Man spared jail after taking thousands of upskirting pictures of women as young as 16

Rebecca Speare-Cole
·4 min read
Richard Whyley, 32, took more than 6,400 photos up women's skirts.
Richard Whyley took more than 6,400 photos up women's skirts.

A prolific upskirter has been spared jail after he admitted taking pictures under 250 women’s skirts, using a GoPro camera hidden in his shoe. 

Richard Whyley, 32, took more than 6,400 images while following women as they went shopping in Worcestershire between 26 June and 15 August, 2019. 

The university worker and engineer also secretly filmed women getting undressed in their homes as well as one couple having sex.

Upskirting itself became a specific criminal offence in April 2019 after a high-profile campaign by writer Gina Martin, who spent months fighting for legislation to criminalise the act after two men took a picture up her skirt at a festival.

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The maximum sentence for upskirting is two years in prison for the most severe cases. 

Whyley was spared jail after being sentenced to a three-year community order at Worcester Crown Court on Monday.

It came after he admitted to voyeurism as well as recording an image under clothing and operating equipment without consent. 

Richard Whyley, 32, was spared jail
Whyley, 32, was spared jail.

During the sentencing, Judge Martin Jackson told the 32-year-old: “There was a significant degree of planning, in particular the use of the GoPro camera and adaptation of footwear enabling you to place it inside the footwear so it could be used.”

Jackson later added: “I don’t think you really truly understand the impact of your offending on her or upon others who have been a victim of your actions.”

Whyley's upskirting was unveiled when a 16-year-old girl raised the alarm after hearing a camera click in H&M in Worcester in August 2019.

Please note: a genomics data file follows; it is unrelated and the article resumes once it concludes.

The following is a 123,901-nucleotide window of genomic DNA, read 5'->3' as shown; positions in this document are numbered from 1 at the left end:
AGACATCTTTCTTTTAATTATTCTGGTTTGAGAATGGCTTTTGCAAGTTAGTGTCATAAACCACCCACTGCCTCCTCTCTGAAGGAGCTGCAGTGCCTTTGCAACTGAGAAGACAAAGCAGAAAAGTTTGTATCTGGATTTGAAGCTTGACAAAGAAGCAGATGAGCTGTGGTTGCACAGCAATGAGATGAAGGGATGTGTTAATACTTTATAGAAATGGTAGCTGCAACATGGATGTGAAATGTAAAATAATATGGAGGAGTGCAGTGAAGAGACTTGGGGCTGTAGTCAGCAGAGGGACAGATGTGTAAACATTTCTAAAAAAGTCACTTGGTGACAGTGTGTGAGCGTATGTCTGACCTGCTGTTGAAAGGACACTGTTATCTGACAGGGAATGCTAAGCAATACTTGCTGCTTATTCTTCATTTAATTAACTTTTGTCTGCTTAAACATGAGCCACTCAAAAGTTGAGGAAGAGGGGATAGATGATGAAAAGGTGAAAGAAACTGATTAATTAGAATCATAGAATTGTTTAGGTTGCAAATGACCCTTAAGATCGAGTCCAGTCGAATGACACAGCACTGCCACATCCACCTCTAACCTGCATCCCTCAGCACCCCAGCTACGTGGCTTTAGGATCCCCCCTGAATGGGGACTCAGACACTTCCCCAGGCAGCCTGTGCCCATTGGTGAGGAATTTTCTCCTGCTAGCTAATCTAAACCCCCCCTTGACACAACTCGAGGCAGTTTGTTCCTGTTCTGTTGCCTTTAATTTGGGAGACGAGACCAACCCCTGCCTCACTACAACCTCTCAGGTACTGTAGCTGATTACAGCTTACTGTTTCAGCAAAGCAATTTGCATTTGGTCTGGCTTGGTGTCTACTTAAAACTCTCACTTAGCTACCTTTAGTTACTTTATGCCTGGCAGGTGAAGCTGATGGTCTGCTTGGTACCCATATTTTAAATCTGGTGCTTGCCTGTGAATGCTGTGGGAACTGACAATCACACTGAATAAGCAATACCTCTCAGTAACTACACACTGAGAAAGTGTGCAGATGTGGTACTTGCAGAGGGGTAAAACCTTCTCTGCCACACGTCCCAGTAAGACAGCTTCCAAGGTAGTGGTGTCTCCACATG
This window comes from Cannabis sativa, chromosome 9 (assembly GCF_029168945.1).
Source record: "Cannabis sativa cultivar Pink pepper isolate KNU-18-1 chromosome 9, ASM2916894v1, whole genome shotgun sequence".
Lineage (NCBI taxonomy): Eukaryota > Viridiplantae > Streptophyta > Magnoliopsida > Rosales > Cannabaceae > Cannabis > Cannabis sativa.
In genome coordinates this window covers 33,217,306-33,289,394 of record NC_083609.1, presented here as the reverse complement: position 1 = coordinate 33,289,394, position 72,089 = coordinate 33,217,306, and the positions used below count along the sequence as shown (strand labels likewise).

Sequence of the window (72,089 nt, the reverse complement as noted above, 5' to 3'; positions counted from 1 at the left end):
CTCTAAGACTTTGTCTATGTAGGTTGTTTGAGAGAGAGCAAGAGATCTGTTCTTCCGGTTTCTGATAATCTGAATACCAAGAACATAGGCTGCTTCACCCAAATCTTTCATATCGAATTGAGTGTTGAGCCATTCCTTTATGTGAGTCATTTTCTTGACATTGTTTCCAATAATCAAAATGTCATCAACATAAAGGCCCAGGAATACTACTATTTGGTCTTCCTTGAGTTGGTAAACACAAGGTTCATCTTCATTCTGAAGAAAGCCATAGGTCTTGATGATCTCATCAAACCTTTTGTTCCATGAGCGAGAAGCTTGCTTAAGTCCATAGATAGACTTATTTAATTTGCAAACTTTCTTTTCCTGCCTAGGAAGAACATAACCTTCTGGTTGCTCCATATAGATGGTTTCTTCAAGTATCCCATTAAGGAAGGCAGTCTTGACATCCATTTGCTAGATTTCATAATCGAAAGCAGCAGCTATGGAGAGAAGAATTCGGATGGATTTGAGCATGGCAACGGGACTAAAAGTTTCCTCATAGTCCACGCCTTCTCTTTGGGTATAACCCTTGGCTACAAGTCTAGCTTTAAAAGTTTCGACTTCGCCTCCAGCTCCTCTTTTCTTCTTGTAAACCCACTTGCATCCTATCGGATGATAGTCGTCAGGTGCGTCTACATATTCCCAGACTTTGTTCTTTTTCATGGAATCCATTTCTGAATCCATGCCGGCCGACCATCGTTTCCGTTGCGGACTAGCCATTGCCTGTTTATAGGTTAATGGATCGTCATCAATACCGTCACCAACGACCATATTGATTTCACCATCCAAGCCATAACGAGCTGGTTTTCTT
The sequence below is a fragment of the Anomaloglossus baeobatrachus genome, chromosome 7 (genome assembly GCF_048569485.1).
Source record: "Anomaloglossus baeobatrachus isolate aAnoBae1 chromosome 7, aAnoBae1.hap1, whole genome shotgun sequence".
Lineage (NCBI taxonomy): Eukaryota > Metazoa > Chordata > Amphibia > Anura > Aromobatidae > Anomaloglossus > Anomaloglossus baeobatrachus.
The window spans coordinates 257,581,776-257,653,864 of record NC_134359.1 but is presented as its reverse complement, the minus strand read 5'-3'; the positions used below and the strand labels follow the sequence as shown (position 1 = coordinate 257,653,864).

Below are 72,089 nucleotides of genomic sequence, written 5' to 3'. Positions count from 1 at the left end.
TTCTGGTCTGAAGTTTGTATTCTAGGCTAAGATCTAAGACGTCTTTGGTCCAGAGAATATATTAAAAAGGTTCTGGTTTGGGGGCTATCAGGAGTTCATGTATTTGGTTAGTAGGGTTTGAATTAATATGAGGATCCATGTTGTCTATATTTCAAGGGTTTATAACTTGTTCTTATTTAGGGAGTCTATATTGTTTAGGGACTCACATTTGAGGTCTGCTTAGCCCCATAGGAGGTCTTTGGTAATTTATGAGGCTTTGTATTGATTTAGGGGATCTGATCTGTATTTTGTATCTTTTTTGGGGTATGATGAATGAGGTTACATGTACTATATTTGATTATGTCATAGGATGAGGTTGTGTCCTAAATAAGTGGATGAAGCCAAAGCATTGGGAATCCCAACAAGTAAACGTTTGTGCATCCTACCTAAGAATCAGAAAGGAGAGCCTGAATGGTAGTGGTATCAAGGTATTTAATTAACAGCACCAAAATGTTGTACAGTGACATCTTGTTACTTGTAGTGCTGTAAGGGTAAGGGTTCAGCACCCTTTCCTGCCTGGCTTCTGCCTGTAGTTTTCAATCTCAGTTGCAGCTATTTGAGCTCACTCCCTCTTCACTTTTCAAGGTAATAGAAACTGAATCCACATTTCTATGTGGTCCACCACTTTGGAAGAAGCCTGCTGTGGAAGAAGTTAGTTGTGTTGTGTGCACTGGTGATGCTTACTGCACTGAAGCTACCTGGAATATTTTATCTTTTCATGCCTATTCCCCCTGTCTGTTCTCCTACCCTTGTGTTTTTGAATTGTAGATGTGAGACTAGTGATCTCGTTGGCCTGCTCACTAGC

The suspect was then traced via CCTV to a building owned by the University of Worcester.

A search of his company vehicle revealed two pairs of shoes with holes cut in the toes and an SD card with 94 images and videos recorded through the windows of private homes. 

Later it was found that he had also taken more than 6,436 images of women over several months. 

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During Whyley's sentencing, the teenage victim addressed the court in a statement, saying: “I have become so conscious of what I wear when I’m out and in the town and there’s other people around.”

She also said she feels “incredibly wary of middle-aged men that I can’t trust” and that she is “constantly looking over my shoulder”.

“I worry about who has those images and it gets me really anxious to think that I don’t know where they have gone,” she added.

“This has impacted on every aspect of my life and I’m now constantly anxious and worried about something happening.”

Nicholas Wragg, defending, said Whyley is of “previous good character”, has shown remorse, pleaded guilty at the earliest opportunity and has “taken steps to address his offending behaviour”.

Whyley was ordered to pay his victim £750 compensation, made subject of a five-year sexual harm prevention order and ordered to sign the Sex Offender's Register for five years.

He was also ordered to abide by an electronic curfew tag for four months, pay £340 in court costs, undertake 40 rehabilitation requirement days and carry out an accredited sex offender program.

The sentence comes amid a wider conversation around violence and sexual violence against women sparked by recent major news stories.

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This includes the death of Sarah Everard, a 33-year-old woman who disappeared when she was walking home through south London just after 9pm earlier this year.

Her body was later discovered in a woodland in Kent and Met Police officer Wayne Couzens was arrested and charged with her murder. 

In the wake of her death, school pupils across the country began to call out “rape culture”, especially students in top private schools. 

This saw thousands of young women anonymously writing their stories of abuse on the website Everyone’s Invited, where more than 100 schools are named.

The site was founded by Soma Sara who, after sharing stories of rape culture on Instagram following multiple conversations with friends and family, was overwhelmed with responses from strangers.

Watch: Upskirting becomes crime in England and Wales